Once again, let’s subvert the formula here; I’m not going to do a straight up review of Ridley Scott’s “Blade Runner.” It’s more of an interpretation of the possibilities.
But first, the story (with spoilers):
Deckard (Harrison Ford) is a retired Blade Runner, a cop/bounty hunter whose purpose is to track down Replicants, robots designed to look human. They’re illegal on Earth, and humans are given free rein to ‘retire’ them.
Deckard is blackmailed into coming back to the force when a shuttle filled with ‘skinjobs’ shows up in Los Angeles, and four Replicants are on the loose, running from their deaths.
Just to spice things up, a fifth Replicant, Rachael (Sean Young), enters the scene; she’s an experimental model who doesn’t know that her life is just dream, memories culled from the lives of real people.
All in all, I found the movie itself a bit boring and I didn’t really care about any of the characters, but as it did raise some interesting questions here and there, I’m not going to completely dismiss it. In an amusing coincidence, I saw “Blade Runner” a day after I finished a great “Battlestar Galactica” binge, and both projects deal with similar themes.
In “Blade Runner,” I really couldn’t help being on the side of the Replicants. Think about it; humans made them stronger, faster, smarter, just so they can serve us in the jobs we don’t want to do, and then, so we don’t have to worry too much about them in the long run, we program them to only live for four years.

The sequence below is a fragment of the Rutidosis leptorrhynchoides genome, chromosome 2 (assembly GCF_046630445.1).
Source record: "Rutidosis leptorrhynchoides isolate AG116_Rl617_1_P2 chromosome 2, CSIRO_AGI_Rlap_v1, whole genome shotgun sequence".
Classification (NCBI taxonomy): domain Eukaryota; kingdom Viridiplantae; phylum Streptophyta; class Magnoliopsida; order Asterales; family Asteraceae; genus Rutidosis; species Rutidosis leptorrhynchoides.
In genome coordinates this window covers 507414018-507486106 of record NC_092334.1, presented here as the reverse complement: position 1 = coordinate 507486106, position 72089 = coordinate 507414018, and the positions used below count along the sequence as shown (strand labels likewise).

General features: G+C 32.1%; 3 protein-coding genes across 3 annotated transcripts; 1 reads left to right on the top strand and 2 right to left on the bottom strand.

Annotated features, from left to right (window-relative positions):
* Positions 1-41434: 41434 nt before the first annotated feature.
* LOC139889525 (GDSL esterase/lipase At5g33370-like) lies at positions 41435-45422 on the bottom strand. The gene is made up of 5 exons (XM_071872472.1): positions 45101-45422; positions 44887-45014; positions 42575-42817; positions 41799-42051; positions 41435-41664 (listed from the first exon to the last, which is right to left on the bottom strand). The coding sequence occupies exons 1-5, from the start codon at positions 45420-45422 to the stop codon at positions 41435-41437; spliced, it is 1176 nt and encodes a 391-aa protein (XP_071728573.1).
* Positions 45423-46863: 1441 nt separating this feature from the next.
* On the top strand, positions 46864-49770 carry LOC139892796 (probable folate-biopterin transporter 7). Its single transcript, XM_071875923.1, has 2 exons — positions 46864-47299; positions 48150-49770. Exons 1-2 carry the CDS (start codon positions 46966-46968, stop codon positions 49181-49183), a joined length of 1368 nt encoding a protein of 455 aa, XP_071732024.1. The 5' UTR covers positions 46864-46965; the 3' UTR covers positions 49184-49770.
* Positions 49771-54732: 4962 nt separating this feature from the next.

Man, we suck as creators; they want to revolt and kill their parents, can’t say I blame them, or that humanity didn’t have it coming.
But the big mystery and one of the more intriguing questions of “Blade Runner” is whether or not Deckard is a Replicant.
If he is a Replicant in Rachael’s mode, not only is he a traitor to his own kind, but he definitely got the short end of genetic engineering. He’s too human to be among them, and he’s not strong enough to hold up in an all-out brawl.
Honestly, that to me is the weaker ending; if he’s human, and has been from the start, his love story with Rachael has far more depth and meaning than just two robots coming together. For a human, a mere, petty human, to make that leap to seeing the value of an ‘other’ is extraordinary storytelling. If he’s just a robot, who cares? He’s risking nothing but a fake life for real love.
Scott, you made the wrong call; keep him human. With endless version of the film out there, I’m certain you can find the one that most appeals to your views. So for me, if he stays human, the movie’s worth something (but not too much mind you; it’s no ‘Battlestar’). If not, it’s just a waste of time.
“Blade Runner” (1982)
Directed by Ridley Scott
Written by Hampton Fancher and David Webb Peoples
Starring: Harrison Ford (Deckard)
Sean Young (Rachael)
Rutger Hauer (Roy Batty)